The Masters is snooker's leading non-ranking tournament and one of the most prestigious titles in the game.
Its prestige comes from the fact it is open only to the game's elite - the top 16 and, since 1990, two wildcards.
In the build-up to this year's event I will be posting my top three moments in the 34-year history of the tournament.
There were many to choose from and, therefore, many that did not make the cut.
So, in third place...
1984 – STEVENS MAKES 147
These days, maximum breaks are far more commonplace than in the 1980s, although this does not detract from the feat of making one.
It’s hard for those new to snooker to truly appreciate the sense of achievement in Steve Davis’s first TV 147 in 1982 or Cliff Thorburn’s first at the Crucible in 1983.
The same can be said for another Canadian, Kirk Stevens, and his maximum in his 1984 Masters semi-final against Jimmy White.
Kirk was the pin-up boy of the time and, in his all-white suit, resembled John Travolta’s character in Saturday Night Fever.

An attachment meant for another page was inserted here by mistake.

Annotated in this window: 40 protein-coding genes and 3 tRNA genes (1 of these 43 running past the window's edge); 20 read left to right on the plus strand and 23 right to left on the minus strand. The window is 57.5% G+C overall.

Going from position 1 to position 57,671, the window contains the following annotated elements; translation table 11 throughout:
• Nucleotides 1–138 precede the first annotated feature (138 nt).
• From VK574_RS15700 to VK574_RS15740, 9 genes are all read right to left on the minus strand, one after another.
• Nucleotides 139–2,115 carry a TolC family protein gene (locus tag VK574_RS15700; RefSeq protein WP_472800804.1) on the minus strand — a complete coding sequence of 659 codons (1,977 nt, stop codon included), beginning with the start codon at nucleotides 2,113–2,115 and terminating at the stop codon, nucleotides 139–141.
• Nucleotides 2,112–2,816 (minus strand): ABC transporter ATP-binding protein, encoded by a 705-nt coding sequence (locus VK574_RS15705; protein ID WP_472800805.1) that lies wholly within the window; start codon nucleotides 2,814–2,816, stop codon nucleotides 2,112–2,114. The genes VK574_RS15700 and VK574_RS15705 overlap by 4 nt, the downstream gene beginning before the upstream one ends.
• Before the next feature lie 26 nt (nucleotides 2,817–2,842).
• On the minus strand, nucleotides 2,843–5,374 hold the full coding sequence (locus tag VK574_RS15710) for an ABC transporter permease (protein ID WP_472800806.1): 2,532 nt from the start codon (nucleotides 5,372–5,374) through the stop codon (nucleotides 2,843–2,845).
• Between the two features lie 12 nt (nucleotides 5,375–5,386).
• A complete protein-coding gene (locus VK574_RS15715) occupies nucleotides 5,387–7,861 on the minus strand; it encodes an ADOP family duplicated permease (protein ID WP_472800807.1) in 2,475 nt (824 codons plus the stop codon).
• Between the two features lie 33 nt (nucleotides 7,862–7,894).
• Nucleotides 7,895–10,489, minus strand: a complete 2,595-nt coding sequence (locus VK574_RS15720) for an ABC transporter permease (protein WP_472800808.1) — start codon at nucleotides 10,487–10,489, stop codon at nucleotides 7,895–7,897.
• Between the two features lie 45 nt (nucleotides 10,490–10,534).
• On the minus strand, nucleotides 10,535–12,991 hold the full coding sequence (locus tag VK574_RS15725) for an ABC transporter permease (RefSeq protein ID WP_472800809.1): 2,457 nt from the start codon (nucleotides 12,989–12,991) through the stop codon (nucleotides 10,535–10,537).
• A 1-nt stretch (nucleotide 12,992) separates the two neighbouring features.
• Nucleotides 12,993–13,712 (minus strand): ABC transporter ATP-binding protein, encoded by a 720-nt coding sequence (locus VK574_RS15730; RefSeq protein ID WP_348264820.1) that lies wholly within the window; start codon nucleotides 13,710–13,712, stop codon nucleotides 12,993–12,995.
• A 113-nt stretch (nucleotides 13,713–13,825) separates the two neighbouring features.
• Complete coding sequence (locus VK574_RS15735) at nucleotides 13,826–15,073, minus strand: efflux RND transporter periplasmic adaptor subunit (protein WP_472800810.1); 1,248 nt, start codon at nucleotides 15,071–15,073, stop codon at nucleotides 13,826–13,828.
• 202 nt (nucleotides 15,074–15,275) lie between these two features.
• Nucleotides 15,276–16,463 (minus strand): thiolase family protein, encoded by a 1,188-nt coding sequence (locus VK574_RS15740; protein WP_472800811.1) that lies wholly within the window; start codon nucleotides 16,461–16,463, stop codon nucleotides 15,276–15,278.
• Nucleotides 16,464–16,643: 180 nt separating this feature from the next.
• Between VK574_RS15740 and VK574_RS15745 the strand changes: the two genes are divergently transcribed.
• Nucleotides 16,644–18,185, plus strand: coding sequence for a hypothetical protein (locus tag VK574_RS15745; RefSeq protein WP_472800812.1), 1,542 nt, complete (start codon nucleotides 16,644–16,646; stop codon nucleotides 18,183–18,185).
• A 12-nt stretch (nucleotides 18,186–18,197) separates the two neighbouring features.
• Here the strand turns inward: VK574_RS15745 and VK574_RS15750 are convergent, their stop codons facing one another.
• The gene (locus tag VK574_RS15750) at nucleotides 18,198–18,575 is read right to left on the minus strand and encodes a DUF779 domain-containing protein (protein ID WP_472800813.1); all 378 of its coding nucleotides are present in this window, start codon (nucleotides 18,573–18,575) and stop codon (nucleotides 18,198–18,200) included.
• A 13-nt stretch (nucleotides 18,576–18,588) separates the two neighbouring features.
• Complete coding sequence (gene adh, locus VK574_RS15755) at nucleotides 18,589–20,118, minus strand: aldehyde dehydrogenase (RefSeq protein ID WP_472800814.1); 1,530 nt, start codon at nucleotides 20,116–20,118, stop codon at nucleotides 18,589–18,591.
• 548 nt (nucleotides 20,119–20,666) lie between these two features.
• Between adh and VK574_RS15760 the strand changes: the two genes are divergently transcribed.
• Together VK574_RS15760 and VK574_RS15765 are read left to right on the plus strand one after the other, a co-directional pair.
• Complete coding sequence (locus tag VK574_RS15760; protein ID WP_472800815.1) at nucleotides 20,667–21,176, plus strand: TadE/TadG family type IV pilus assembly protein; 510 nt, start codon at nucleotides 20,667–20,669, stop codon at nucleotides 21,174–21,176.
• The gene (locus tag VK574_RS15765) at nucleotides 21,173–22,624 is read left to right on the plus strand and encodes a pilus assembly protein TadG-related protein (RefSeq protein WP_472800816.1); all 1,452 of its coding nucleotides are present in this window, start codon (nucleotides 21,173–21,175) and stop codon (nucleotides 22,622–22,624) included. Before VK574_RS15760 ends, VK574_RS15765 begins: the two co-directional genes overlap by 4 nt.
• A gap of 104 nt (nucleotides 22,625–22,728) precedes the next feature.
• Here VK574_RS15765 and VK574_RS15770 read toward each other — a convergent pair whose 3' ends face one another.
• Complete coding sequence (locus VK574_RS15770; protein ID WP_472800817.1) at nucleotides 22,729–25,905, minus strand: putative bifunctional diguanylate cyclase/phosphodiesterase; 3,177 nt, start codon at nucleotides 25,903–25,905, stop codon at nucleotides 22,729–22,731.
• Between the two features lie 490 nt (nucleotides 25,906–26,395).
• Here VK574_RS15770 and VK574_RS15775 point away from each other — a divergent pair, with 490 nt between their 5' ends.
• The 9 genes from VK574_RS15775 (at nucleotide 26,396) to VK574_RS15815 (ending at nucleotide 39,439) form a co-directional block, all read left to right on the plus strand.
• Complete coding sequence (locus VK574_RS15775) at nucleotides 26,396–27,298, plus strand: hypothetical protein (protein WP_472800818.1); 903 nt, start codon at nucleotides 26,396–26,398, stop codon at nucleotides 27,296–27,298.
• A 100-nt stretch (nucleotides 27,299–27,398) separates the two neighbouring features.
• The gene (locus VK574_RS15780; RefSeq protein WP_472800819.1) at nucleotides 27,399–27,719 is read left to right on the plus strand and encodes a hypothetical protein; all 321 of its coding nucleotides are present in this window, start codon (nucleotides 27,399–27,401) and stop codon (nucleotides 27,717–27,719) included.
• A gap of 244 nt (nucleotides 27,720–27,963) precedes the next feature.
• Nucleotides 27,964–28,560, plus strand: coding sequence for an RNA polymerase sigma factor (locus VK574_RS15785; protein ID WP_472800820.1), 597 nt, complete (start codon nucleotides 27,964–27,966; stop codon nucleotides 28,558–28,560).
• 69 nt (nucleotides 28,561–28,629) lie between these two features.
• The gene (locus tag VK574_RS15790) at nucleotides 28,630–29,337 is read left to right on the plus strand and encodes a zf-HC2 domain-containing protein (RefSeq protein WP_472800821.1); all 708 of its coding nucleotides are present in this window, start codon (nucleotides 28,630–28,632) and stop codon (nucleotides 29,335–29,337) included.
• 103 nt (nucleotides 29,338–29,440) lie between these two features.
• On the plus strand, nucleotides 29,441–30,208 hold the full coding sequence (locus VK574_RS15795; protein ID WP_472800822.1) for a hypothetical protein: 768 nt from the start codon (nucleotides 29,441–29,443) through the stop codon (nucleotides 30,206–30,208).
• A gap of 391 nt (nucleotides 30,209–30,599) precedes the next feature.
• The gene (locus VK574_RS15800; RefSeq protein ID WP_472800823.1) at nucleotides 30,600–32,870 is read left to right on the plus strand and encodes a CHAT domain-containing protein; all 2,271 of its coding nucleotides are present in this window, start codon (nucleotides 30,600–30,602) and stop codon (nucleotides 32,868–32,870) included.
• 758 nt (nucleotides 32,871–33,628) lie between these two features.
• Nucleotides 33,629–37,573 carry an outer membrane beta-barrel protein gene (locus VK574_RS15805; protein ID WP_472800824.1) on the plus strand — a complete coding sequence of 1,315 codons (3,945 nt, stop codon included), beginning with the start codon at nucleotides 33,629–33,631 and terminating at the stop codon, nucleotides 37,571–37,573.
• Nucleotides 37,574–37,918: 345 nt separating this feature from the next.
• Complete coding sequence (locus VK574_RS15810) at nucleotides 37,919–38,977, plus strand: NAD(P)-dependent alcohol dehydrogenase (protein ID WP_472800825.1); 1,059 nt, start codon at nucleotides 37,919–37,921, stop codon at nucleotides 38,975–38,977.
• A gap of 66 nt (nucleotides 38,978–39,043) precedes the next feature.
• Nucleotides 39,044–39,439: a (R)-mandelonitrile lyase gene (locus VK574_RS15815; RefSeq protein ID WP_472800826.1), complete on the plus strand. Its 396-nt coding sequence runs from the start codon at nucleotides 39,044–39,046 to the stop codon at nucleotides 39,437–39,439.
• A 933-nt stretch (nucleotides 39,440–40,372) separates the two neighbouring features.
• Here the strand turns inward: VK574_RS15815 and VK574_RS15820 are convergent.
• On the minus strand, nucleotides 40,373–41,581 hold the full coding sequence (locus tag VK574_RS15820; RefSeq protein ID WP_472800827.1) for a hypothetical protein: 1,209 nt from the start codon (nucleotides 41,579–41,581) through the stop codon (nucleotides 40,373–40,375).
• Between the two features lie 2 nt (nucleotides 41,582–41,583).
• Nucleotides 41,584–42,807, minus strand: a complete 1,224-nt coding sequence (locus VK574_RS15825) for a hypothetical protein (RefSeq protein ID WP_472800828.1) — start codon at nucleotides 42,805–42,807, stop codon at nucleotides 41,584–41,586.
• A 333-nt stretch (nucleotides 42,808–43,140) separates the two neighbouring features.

Wembley Conference Centre was packed for a Saturday afternoon semi-final between two of the game’s biggest crowd pullers.
They did not disappoint. Kirk’s break came in the ninth frame. It was technically one of the more difficult 147s because colours were off their spots and although, for example, Ronnie O’Sullivan’s at the Crucible in 1997 was a greater demonstration of pure skill, Kirk’s effort remains one of the very best.
This is because of the inherent drama of the moment, the fact it was only the third ever made on TV and the atmosphere inside snooker’s biggest venue.
At one point, the BBC commentator, Jack Karnehm, rather huffily suggests the audience should calm down so as not to put Kirk off.
Here’s an interesting fact you may not know: the actor Donald Sutherland was in London and got a ticket for the match. He arrived late and came into the arena just before the 147 frame. He had never seen snooker before and could not understand why everyone was up cheering at the end, presumably believing that this was just a run-of-the-mill frame.
It was anything but and, although his career came to a premature end due to his drug addiction, Kirk will always be remembered for this moment of magic.
Watch the end of the 147 break here.